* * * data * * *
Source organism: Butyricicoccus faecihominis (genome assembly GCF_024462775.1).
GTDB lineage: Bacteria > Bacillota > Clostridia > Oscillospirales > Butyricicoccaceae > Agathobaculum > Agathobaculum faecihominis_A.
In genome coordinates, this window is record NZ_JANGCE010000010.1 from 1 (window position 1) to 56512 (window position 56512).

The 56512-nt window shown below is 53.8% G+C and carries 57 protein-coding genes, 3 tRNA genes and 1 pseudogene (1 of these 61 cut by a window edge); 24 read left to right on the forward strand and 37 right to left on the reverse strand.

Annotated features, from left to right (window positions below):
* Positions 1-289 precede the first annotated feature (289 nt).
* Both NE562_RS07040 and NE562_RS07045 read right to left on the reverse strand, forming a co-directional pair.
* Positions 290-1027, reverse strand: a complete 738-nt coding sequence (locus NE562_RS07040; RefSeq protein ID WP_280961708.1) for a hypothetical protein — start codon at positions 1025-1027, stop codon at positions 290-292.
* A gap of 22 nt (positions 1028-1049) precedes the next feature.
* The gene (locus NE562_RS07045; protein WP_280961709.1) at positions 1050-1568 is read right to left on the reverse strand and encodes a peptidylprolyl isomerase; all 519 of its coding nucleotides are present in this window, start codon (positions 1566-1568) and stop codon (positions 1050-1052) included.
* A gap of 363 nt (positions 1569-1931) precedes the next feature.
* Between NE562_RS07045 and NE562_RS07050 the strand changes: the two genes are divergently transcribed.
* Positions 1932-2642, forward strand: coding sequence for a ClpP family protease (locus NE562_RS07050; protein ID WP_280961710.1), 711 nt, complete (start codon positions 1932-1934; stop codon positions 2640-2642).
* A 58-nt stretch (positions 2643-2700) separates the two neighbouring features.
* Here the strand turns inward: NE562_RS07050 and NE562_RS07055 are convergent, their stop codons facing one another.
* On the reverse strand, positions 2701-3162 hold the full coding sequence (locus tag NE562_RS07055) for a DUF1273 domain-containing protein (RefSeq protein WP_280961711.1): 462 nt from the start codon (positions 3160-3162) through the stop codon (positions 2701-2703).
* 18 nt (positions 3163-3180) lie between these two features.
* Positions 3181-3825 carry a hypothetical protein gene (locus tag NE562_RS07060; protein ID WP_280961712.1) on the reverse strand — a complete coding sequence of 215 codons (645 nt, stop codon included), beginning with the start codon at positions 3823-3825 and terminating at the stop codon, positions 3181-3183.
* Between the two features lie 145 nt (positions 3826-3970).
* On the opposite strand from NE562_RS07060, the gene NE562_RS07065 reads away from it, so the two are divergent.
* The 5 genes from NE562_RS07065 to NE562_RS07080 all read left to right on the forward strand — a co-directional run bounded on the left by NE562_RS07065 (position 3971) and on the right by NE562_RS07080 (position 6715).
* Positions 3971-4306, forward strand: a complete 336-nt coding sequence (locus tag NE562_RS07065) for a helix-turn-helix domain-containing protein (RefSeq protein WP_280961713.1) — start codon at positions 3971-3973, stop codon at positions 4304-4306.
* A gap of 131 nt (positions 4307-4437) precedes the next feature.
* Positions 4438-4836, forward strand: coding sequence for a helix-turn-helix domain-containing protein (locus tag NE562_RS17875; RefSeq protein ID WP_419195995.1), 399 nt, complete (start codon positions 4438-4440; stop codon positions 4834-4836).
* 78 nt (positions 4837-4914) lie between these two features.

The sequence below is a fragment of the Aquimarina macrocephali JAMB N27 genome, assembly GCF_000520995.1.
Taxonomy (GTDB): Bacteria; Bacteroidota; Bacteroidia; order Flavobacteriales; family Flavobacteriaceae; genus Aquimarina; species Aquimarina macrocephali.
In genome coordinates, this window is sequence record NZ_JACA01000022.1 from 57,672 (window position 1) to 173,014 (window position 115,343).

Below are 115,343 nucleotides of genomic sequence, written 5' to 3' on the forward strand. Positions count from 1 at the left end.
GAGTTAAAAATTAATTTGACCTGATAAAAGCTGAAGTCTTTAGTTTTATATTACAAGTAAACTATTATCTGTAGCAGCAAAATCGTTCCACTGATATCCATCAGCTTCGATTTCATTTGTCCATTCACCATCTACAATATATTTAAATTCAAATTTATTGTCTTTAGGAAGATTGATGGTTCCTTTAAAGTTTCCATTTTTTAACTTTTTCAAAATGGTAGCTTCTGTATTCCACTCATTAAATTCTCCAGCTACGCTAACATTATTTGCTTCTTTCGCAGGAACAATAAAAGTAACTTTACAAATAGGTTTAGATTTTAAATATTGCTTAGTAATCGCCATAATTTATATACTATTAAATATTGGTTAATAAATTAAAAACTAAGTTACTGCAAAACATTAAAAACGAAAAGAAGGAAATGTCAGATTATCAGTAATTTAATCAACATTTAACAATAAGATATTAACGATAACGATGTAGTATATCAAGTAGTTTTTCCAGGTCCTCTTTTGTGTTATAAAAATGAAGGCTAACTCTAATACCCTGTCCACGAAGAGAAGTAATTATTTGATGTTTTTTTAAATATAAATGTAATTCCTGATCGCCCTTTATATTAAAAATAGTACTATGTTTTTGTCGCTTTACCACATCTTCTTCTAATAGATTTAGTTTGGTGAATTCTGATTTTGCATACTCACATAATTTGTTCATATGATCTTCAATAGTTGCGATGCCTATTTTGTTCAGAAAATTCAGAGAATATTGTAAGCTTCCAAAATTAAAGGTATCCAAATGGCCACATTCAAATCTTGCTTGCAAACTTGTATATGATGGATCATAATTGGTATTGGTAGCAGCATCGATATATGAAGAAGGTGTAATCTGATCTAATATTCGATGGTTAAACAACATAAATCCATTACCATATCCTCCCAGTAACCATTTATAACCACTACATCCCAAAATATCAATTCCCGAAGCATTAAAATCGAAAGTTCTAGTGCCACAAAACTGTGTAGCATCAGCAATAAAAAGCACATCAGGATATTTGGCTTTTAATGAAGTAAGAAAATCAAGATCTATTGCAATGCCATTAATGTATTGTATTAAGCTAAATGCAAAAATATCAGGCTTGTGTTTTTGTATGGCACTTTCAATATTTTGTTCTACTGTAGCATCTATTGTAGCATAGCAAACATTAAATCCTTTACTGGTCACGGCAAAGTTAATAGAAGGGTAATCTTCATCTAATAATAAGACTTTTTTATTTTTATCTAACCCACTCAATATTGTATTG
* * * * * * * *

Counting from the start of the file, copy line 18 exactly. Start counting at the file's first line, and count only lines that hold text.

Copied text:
* Positions 3181-3825 carry a hypothetical protein gene (locus tag NE562_RS07060; protein ID WP_280961712.1) on the reverse strand — a complete coding sequence of 215 codons (645 nt, stop codon included), beginning with the start codon at positions 3823-3825 and terminating at the stop codon, positions 3181-3183.